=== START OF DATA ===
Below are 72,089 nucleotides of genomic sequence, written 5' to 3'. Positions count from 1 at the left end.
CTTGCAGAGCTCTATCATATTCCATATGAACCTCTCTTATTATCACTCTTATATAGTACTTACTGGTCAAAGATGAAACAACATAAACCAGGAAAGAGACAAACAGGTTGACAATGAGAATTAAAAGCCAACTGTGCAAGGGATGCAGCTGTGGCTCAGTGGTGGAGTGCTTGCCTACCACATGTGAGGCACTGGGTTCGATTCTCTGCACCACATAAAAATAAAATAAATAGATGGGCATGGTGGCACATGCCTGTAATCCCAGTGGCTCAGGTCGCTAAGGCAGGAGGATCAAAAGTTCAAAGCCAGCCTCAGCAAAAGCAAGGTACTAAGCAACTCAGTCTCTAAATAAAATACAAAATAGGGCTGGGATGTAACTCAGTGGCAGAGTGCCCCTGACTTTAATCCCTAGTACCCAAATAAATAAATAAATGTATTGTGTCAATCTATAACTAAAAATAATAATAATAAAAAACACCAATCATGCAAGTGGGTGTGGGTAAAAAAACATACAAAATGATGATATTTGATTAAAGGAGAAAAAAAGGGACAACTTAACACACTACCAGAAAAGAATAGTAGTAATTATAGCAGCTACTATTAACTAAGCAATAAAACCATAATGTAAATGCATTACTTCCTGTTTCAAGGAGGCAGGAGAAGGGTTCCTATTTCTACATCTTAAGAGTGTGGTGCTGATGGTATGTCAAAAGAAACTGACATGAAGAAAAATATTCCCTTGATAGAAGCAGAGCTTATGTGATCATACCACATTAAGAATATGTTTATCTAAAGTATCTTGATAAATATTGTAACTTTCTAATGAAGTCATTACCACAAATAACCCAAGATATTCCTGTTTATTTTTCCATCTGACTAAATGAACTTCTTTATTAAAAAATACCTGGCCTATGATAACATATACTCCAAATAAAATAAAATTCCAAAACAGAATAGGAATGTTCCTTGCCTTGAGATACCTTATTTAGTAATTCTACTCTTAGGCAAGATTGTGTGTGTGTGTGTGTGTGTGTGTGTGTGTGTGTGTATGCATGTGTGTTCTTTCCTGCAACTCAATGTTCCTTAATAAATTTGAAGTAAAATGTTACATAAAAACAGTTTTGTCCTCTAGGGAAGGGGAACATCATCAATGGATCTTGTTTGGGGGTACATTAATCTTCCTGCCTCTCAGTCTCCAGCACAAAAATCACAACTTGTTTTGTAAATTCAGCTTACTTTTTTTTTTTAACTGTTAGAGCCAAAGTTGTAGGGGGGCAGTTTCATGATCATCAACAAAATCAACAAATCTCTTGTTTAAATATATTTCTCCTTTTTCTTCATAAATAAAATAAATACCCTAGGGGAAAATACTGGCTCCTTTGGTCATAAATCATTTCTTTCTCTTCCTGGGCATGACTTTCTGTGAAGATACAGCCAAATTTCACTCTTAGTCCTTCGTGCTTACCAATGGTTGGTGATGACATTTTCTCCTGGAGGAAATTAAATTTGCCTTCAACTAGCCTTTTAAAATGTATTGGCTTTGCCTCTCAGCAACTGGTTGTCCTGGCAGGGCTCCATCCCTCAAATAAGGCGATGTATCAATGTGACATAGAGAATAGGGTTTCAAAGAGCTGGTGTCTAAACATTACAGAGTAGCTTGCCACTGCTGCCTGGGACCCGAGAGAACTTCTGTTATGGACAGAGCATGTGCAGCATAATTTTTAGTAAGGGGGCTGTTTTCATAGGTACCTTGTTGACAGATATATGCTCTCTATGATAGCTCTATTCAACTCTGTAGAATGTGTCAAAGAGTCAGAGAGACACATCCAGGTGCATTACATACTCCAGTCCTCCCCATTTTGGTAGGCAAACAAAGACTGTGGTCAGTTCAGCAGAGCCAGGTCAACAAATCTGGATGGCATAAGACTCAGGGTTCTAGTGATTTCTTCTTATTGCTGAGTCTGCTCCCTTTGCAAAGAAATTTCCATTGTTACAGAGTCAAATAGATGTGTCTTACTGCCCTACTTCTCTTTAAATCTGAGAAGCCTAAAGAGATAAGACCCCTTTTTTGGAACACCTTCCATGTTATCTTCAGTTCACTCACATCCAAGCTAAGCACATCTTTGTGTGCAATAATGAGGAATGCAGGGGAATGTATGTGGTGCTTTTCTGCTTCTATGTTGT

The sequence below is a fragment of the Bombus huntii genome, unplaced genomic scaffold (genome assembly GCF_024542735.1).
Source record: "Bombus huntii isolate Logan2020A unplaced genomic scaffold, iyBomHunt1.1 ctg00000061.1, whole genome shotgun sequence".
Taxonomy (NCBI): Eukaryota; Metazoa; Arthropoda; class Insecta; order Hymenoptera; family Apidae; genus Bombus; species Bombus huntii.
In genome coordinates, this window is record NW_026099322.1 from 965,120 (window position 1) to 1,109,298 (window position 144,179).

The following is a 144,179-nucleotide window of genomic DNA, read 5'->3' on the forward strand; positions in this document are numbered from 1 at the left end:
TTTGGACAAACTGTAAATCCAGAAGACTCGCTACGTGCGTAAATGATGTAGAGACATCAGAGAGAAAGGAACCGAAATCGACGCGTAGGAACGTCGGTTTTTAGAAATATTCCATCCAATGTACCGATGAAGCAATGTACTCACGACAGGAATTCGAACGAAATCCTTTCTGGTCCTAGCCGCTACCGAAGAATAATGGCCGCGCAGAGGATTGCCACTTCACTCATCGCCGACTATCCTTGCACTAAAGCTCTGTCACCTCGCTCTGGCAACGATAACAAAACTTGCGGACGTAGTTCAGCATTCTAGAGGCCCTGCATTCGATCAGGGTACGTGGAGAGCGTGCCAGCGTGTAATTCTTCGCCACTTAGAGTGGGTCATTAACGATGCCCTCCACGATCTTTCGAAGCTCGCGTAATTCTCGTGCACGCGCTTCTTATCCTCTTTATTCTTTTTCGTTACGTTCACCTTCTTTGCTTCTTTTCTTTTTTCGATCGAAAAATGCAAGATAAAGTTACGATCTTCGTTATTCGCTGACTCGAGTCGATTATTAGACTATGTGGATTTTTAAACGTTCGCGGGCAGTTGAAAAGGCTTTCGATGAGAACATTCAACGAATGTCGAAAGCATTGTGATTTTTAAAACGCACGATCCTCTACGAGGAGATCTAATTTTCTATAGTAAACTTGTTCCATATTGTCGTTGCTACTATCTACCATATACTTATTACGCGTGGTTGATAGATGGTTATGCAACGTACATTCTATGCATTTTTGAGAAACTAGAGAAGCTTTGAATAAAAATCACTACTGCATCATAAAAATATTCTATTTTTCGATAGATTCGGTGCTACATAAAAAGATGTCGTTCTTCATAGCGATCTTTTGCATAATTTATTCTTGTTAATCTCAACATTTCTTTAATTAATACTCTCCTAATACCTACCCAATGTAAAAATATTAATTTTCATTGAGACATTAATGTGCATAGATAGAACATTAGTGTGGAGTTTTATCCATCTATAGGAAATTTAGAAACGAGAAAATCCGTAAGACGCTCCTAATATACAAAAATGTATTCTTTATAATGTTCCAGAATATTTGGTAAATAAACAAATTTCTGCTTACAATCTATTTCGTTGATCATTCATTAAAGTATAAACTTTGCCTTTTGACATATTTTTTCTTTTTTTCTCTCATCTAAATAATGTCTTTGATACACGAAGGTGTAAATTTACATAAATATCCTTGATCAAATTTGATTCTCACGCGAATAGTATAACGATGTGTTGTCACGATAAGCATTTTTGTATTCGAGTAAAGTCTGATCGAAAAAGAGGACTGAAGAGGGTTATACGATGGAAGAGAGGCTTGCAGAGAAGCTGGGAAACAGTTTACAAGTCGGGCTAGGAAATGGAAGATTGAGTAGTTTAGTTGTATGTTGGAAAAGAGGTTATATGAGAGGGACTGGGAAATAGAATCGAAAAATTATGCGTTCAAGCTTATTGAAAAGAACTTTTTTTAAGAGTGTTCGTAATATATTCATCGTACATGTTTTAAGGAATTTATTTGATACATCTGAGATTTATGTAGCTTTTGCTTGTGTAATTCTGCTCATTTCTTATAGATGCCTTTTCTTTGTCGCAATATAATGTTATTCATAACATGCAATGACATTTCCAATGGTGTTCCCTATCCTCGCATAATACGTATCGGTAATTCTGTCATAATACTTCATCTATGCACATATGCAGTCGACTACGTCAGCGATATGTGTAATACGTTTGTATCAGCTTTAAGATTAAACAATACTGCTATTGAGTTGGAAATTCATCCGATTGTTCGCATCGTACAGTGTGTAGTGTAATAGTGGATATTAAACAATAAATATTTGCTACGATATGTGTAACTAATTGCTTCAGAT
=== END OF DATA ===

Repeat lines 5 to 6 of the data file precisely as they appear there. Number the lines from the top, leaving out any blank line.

Taxonomy (NCBI): Eukaryota; Metazoa; Arthropoda; class Insecta; order Hymenoptera; family Apidae; genus Bombus; species Bombus huntii.
In genome coordinates, this window is record NW_026099322.1 from 965,120 (window position 1) to 1,109,298 (window position 144,179).